What I Believe About Conservatives.

Via Scott Robinson
on Apr 4, 2011
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(Or, Love Your Enemy, Part 1.)

I read a book a couple years ago that was co-authored by two members of Focus on the Family–the conservative, Colorado Springs-based Christian institution founded by James Dobson.  The book was about a particular spiritual challenge I was facing at the time, and I hadn’t seen any books by authors closer to my own style of Christianity that addressed it.

I liked the book. So I decided to email the authors to tell them how much their book had helped me.  My message concluded:

As a member of Americans United for the Separation of Church and State, I spend a lot of my “citizen time” fighting groups like Focus on the Family–as much, I believe, for the sake of the Gospel as for anything else.  But I have learned something by sharing an office, at the evangelical university where I teach, with a colleague on the opposite end of the right-left spectrum from me: it isn’t disagreement that keeps people from getting along, but distrust.  My colleague and I trust each other to have the right motives, and we get along very well (to the surprised amusement of our colleagues and students!) That experience allowed me to pick up and read your book, and profit by it greatly, as I never would have otherwise.

The authors’ responses were prompt and gratifying:

This is a great email! Thanks so much for the thoughtful words and practical update on what’s working with and in you!  Hope you continue to move ahead, and that you find all the blessings that I have!

When I was in college, several student groups got together to sponsor an interracial event in which students could ask each other frank questions in a safe space.  (“Why do black students talk so loudly in the halls?” the white kids wanted to know; “Why do white students have food fights and put shaving cream on doorknobs?” the black students asked.) I’d like to see a similar event take place between liberals and conservatives—a forum in which people with widely divergent viewpoints could question each other in good faith and in an environment of trust.  And I’d like to get the ball rolling with a manifesto of what I believe about conservatives.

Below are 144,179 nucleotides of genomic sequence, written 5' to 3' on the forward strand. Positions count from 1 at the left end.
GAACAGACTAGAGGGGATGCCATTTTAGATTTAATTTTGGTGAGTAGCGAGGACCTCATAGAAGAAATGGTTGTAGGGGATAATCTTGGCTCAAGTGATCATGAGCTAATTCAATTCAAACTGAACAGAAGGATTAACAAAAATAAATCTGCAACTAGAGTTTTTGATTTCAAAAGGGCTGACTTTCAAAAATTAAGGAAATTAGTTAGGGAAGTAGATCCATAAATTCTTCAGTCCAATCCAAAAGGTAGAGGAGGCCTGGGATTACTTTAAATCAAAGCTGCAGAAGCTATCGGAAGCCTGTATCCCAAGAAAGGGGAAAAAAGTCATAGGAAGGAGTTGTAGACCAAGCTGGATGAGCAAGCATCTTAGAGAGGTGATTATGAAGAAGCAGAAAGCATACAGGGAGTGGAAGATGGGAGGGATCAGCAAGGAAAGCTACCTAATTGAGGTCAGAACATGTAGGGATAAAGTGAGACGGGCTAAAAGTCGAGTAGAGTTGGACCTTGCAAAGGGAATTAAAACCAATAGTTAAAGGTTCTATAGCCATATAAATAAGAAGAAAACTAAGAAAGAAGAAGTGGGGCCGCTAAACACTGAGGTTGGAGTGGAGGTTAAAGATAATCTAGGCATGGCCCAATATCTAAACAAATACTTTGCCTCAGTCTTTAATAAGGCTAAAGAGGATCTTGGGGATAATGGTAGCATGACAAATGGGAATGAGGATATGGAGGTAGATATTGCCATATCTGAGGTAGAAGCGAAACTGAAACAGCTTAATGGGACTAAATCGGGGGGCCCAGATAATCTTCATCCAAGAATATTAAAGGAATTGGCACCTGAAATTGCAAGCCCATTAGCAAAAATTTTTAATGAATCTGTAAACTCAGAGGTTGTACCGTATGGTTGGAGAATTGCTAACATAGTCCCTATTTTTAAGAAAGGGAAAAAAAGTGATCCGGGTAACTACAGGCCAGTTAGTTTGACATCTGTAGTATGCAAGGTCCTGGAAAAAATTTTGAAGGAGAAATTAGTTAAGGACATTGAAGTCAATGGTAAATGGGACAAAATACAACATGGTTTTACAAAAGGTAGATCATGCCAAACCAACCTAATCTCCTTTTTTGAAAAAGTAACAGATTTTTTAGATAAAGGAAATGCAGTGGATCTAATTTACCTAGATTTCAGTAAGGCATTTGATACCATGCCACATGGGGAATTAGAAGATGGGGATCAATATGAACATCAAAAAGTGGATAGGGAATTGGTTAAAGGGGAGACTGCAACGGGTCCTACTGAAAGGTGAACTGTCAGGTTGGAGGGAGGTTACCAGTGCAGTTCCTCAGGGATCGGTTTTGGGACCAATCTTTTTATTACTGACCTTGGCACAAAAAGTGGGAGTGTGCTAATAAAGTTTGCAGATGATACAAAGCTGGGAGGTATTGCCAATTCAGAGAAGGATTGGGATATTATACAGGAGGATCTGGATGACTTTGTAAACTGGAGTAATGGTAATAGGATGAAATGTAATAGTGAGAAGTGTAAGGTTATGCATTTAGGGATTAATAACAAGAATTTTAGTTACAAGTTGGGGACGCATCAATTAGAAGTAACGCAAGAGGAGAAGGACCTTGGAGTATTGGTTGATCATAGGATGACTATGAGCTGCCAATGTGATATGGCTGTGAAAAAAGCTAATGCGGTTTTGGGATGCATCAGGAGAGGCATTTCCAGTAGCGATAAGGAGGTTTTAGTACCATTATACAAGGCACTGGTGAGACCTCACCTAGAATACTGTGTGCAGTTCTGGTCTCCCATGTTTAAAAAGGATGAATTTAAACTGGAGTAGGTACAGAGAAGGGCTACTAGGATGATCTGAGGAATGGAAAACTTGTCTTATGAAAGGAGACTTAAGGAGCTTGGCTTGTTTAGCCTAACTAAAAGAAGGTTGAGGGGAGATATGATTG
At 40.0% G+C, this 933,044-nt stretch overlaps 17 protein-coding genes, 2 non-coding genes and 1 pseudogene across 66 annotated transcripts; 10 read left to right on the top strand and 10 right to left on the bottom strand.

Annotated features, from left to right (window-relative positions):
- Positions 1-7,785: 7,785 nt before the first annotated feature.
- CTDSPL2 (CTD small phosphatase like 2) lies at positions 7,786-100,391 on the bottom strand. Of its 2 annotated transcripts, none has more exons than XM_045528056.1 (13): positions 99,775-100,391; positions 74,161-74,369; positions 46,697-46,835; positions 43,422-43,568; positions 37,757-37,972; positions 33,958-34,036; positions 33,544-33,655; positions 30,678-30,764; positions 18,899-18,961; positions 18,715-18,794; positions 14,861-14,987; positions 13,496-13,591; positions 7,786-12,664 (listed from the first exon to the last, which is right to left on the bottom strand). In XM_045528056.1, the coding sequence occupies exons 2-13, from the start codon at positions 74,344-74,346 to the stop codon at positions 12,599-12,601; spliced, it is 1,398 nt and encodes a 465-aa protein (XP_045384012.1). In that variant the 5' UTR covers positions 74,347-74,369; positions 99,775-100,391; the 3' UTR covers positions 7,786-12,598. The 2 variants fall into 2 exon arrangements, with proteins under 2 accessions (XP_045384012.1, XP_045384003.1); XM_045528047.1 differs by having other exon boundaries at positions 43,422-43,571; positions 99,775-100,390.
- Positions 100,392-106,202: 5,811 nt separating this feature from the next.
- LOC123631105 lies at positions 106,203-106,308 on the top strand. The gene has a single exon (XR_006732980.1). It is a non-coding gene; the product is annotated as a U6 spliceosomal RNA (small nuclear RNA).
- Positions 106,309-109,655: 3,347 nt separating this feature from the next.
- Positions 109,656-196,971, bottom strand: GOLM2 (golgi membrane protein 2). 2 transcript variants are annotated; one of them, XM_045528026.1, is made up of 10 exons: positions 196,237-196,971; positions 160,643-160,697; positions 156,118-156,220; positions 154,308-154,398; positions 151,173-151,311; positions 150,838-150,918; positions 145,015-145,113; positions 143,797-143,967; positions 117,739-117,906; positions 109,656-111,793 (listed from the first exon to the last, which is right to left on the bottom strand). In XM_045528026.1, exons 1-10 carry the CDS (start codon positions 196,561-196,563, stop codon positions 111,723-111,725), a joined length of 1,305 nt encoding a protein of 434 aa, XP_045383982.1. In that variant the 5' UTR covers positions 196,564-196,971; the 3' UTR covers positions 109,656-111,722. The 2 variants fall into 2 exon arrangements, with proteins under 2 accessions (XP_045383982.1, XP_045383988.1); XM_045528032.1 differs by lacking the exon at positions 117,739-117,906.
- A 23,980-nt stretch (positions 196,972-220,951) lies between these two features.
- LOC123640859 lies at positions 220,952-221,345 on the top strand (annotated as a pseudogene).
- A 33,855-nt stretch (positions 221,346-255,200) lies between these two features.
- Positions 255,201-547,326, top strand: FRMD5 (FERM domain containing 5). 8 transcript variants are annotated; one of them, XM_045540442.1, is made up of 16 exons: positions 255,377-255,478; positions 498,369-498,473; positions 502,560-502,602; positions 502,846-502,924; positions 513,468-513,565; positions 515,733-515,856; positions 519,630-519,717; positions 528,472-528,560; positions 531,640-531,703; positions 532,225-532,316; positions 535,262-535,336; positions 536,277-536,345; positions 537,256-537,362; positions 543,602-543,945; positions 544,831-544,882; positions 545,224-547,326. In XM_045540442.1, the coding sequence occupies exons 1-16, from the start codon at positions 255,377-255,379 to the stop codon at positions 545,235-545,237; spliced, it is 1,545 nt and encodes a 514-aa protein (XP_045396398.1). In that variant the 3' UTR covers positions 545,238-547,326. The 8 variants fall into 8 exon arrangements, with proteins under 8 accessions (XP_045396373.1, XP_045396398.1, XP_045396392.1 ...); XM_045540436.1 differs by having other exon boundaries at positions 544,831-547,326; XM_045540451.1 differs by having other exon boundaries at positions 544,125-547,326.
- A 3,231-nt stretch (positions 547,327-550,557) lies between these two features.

I’m going to try very hard to keep all traces of Devil’s-Advocate irony and sarcasm out of this document, and to include only those things I genuinely believe to be the sincerely-held values of mainstream conservatives. And as tempting as it is to exploit the rift between social conservatives and libertarians by including only one or the other in my list, I’m going to shun that easy way out by assuming that, for most conservatives, social and economic issues come “in the same package.”

What I Believe About Conservatives

1)          I believe that conservatives need to have confidence in a person holistically before they are prepared to weigh specific arguments.

Once we understand where a candidate is at on their core values, and we believe that they are convicted with their core values on life, on marriage, on separation of powers and the Constitution, on limited government and on free enterprise…then we want to hear what their vision is.

This determination not to pick and choose issues on which to agree with someone, but rather to accept or reject a person or movement as a whole, is behind many conservative positions that can seem baffling from the outside.